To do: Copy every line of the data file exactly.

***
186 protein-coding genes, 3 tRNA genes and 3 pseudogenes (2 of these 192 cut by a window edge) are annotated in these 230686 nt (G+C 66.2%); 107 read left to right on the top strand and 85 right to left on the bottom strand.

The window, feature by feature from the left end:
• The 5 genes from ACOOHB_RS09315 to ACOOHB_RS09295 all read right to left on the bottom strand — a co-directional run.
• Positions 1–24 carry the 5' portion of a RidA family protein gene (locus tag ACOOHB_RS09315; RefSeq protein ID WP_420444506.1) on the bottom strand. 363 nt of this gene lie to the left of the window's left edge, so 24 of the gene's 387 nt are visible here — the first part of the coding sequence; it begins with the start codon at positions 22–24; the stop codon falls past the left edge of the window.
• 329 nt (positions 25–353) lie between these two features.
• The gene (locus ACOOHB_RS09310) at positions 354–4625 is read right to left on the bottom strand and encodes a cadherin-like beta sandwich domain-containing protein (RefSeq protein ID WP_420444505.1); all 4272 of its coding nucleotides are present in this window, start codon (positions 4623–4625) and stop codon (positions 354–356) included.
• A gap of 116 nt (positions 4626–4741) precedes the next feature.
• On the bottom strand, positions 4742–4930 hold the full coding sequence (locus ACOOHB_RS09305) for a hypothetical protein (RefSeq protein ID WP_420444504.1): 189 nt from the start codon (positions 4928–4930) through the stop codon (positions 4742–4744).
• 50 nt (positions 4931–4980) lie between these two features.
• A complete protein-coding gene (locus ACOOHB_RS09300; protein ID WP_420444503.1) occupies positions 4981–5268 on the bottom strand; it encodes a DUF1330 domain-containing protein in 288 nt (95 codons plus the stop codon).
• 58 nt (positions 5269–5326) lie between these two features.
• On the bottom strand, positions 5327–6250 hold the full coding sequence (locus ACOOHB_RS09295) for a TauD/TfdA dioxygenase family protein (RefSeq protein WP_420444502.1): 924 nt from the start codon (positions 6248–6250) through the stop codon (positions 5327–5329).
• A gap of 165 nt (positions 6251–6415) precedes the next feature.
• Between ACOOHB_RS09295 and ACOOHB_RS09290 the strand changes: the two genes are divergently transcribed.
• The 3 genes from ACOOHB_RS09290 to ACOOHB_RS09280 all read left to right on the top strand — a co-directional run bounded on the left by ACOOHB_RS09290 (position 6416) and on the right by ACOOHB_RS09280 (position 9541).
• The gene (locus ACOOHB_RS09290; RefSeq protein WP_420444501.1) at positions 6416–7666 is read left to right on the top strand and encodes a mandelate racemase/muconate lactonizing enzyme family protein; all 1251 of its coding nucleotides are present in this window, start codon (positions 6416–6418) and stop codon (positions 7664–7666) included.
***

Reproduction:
186 protein-coding genes, 3 tRNA genes and 3 pseudogenes (2 of these 192 cut by a window edge) are annotated in these 230686 nt (G+C 66.2%); 107 read left to right on the top strand and 85 right to left on the bottom strand.

The window, feature by feature from the left end:
• The 5 genes from ACOOHB_RS09315 to ACOOHB_RS09295 all read right to left on the bottom strand — a co-directional run.
• Positions 1–24 carry the 5' portion of a RidA family protein gene (locus tag ACOOHB_RS09315; RefSeq protein ID WP_420444506.1) on the bottom strand. 363 nt of this gene lie to the left of the window's left edge, so 24 of the gene's 387 nt are visible here — the first part of the coding sequence; it begins with the start codon at positions 22–24; the stop codon falls past the left edge of the window.
• 329 nt (positions 25–353) lie between these two features.
• The gene (locus ACOOHB_RS09310) at positions 354–4625 is read right to left on the bottom strand and encodes a cadherin-like beta sandwich domain-containing protein (RefSeq protein ID WP_420444505.1); all 4272 of its coding nucleotides are present in this window, start codon (positions 4623–4625) and stop codon (positions 354–356) included.
• A gap of 116 nt (positions 4626–4741) precedes the next feature.
• On the bottom strand, positions 4742–4930 hold the full coding sequence (locus ACOOHB_RS09305) for a hypothetical protein (RefSeq protein ID WP_420444504.1): 189 nt from the start codon (positions 4928–4930) through the stop codon (positions 4742–4744).
• 50 nt (positions 4931–4980) lie between these two features.
• A complete protein-coding gene (locus ACOOHB_RS09300; protein ID WP_420444503.1) occupies positions 4981–5268 on the bottom strand; it encodes a DUF1330 domain-containing protein in 288 nt (95 codons plus the stop codon).
• 58 nt (positions 5269–5326) lie between these two features.
• On the bottom strand, positions 5327–6250 hold the full coding sequence (locus ACOOHB_RS09295) for a TauD/TfdA dioxygenase family protein (RefSeq protein WP_420444502.1): 924 nt from the start codon (positions 6248–6250) through the stop codon (positions 5327–5329).
• A gap of 165 nt (positions 6251–6415) precedes the next feature.
• Between ACOOHB_RS09295 and ACOOHB_RS09290 the strand changes: the two genes are divergently transcribed.
• The 3 genes from ACOOHB_RS09290 to ACOOHB_RS09280 all read left to right on the top strand — a co-directional run bounded on the left by ACOOHB_RS09290 (position 6416) and on the right by ACOOHB_RS09280 (position 9541).
• The gene (locus ACOOHB_RS09290; RefSeq protein WP_420444501.1) at positions 6416–7666 is read left to right on the top strand and encodes a mandelate racemase/muconate lactonizing enzyme family protein; all 1251 of its coding nucleotides are present in this window, start codon (positions 6416–6418) and stop codon (positions 7664–7666) included.